Michael Douglas: Not falling down

In his latest film, Michael Douglas plays one of four ageing friends who reunite for a bachelor party. But off screen, there's plenty of life left in the 69-year-old actor, writes James Mottram

PUBLISHED : Wednesday, 08 January, 2014, 10:13pm
UPDATED : Wednesday, 08 January, 2014, 10:21pm

IT'S BEEN A MIXED 12 months for Michael Douglas. Professionally, there was a triumphant return to the screen for the veteran actor-producer after recovering from what he announced was throat cancer. His exuberant-yet-poignant turn as the gauche, gay pianist Liberace in Steven Soderbergh's biopic Behind the Candelabra has seen him nominated for a Golden Globe.

Personally, it's been more difficult after separating from his wife of 13 years, actress Catherine Zeta-Jones. He's also continuing to deal with the pain of seeing his eldest son, Cameron - from his first marriage - "incarcerated in federal prison", as he puts it, serving a 10-year sentence for drug dealing and possession. Never one for hyperbole, he simply nods, "There's been a few things going on."

Earlier this year, Douglas said he had tongue cancer, but - on the advice of his physician - told the press he was suffering from cancer of the throat, to avoid any awkward questions about possible disfigurement the illness might cause. Still, that was nothing compared to the hullabaloo that arose after Douglas said in a British newspaper interview that his cancer was caused by HPV (human papillomavirus), an STD that could be spread through oral sex. Today, the 69 year-old Douglas looks fighting fit - far removed from the paparazzi shots of him as a gaunt figure left weak by the chemotherapy. Dressed in a navy shirt and charcoal suit, his cheeks flushed with colour, everything from that infamous cleft in his chin (inherited from his actor-father Kirk Douglas) to that distinct mane of swept-back hair - now a rich silvery hue - is as you remember it. If Douglas is past his prime, nobody told his DNA.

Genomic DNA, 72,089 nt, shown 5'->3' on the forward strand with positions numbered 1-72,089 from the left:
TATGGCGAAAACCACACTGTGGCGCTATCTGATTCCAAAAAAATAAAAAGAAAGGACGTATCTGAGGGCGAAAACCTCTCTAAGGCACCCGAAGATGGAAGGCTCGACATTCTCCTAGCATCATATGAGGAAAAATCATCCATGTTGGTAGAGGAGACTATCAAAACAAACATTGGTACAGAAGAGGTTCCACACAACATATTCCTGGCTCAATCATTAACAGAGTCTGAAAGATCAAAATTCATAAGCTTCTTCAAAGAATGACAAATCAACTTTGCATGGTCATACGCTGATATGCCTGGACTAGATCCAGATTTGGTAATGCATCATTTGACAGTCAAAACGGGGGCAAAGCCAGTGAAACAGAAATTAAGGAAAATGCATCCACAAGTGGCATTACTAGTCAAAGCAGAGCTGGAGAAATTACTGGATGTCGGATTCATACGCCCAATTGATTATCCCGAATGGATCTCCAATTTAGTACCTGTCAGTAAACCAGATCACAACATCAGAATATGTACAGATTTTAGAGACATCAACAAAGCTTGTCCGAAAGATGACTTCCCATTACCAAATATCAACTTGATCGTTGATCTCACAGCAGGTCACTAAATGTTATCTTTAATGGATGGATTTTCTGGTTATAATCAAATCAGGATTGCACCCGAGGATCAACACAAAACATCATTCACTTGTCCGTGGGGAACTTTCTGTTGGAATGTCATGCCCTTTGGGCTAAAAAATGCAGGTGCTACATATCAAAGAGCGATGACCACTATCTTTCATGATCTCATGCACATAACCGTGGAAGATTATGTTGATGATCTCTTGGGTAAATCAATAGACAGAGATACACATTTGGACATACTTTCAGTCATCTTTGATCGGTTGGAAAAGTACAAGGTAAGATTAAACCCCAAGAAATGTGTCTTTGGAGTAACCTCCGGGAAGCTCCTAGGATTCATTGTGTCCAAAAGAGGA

Ageing is very much a part of his new film Last Vegas, a breezy comedy about four old (and we mean old) friends reuniting for a bachelor party for one of their number. Think The Hangover meets Cocoon and you're some way towards describing it - although neither of those films featured the calibre of actors in Last Vegas; co-starring Kevin Kline, Robert De Niro and Morgan Freeman, together they have six Oscars between them.

Douglas plays Billy, a wealthy Malibu lawyer who is marrying a young woman half his age. "Billy is the charming, cavalier guy who never grew up," says Douglas. "He's a successful attorney who has been having a pretty good time his entire life and never bothered to get married. He's at the funeral of his senior partner and that death becomes his wake-up call. Mortality just kicked in and he decides to spring the question on his girlfriend."

Keen to celebrate with one big blowout in Vegas, he sets out to round up his old friends from his youth: Sam (Kevin Kline), who has taken early retirement in Florida, stroke survivor Archie (Morgan Freeman), living with his overly-protective son in New Jersey; and Brooklyn-based Paddy (Robert De Niro), still mourning the death of his wife - and still angry at Billy for not turning up to the funeral.

Once known as 'the Flatbush Four', this group of old chums hit Sin City for some gently amusing adventures - cue jokes about Viagra and other issues about entering one's advanced years. But for Douglas it's really a film about the importance of friendships: "I think what will draw people is this sense of remembering the friends they have had in their lives - what we all hold onto."